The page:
It is often stated that true heroes in life, the people who perform spectacular feats in one perilous moment, are just normal people. That one perilous moment just allows the rest of the world to see their true character. Many times, they downplay their moments in the spotlight and prefer to remain anonymous.
How do you find and define character without a perilous moment? Is it having integrity? Is it found when you see someone totally committed to an impossible dream and they achieve it? Is it found when someone has a selfless act of courage that puts their life on the line for another?
I want to share a simple story of a man who exemplifies having character. Richard Munsen was born in Story City, IA 82 years ago. He is Norwegian by bloodline and went off to war in WWII, became a Captain of a B-17, and was shot down flying a mission over the Balkans in Croatia. With the help of the Partisan resistance, he and his crew evaded the Germans for 45 days and finally made it safely back to allied territory. He transitioned from his military service back to Story City, IA and co-owned and operated a Chevrolet dealership for the rest of his work career. I know of his life’s story because he is the grandfather of my son.
On a trip to visit Dick this month, as soon as I walked in the door he grabbed me by the arm and stated, “Come here, I have to show you something.” On a folding table in his living room was a puzzle that I had given her the previous Christmas. It was a WWII puzzle of the Normandy invasion.
As we sat down together to work on the puzzle that evening, I noticed several things. First, Dick has been having a sore knee lately and after a while, I could see that sitting at the table was beginning to be uncomfortable. Second, he his vision is challenged, in one eye he sees double and in the other he sees things raised about twice as high as the other. Fitting together pieces of a 1000 piece jigsaw puzzle was certainly a worthy challenge with his eyesight challenges. Third, after 8 months of working on the puzzle he was proud as he could be with the progress made to date. The puzzle was only about 1/3 completed. He told me that some nights he can’t sleep and comes out to work in “a piece or two.” He consistently works on it just about everyday.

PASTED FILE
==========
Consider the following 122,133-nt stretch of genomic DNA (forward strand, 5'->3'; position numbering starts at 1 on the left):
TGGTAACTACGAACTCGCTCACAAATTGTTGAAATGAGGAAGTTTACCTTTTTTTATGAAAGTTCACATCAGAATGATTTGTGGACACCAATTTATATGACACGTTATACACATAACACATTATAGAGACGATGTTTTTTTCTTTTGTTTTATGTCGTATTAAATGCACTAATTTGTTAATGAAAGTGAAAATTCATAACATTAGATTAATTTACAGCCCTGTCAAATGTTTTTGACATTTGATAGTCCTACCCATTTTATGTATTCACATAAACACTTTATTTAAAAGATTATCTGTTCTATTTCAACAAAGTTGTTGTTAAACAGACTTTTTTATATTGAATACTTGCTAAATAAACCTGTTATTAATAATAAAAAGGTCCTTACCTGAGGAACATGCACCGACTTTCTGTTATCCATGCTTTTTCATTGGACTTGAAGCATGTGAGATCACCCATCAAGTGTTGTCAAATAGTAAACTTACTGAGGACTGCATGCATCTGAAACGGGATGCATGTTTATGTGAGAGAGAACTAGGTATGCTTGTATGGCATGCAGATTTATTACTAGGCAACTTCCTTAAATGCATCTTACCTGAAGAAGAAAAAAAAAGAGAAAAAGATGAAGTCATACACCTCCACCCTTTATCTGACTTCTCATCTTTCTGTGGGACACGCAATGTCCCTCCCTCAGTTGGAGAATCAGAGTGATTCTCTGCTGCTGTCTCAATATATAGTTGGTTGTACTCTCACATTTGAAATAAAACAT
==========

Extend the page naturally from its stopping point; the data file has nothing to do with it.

In that moment, I thought, “Wow, this is character. Many people would call his efforts an example of commitment, perseverance, dedication, or pursuit of achievement; but to me, it just signified personal “character.” Despite all of the physical challenges he was enduring, he still sits down everyday and works towards a worthy goal. He was keeping his mind active, alert, and practicing patience on the path to success.
How often do we miss the “character” that others show in their daily actions? How often do we overlook what makes people special? I have a tremendous amount of respect for Dick because he did such “heroic” things like becoming a pilot in WWII, evading the Germans for 45 days in the mountains of Yugoslavia, leading his men to safety, and taking on the entrepreneurial responsibilities of owning a successful Chevrolet dealership. What I respect the most is that at 82, he still shows the same character everyday that he has during his life as he works to fit one more piece of life’s puzzle together.
Find the hero in the people that you come in contact with today. They are exhibiting their character in many ways, if you just look for it. Appreciate their life experiences, how they have grown over the years, and keep a look out for the small things they do that reveal their true “character.” Everything you need in life to be inspired, to love, to experience gratitude, are right in front of you if you look for it. And remember to look at refining your own “character” so that you can continue to inspire others, as well.
If you wish to read more about Dick Munsen and his WWII experiences, please check out his website at: www.munsen.com
If you need some support in living a life with more “Character,” Call Now for a coaching session that will change your life.
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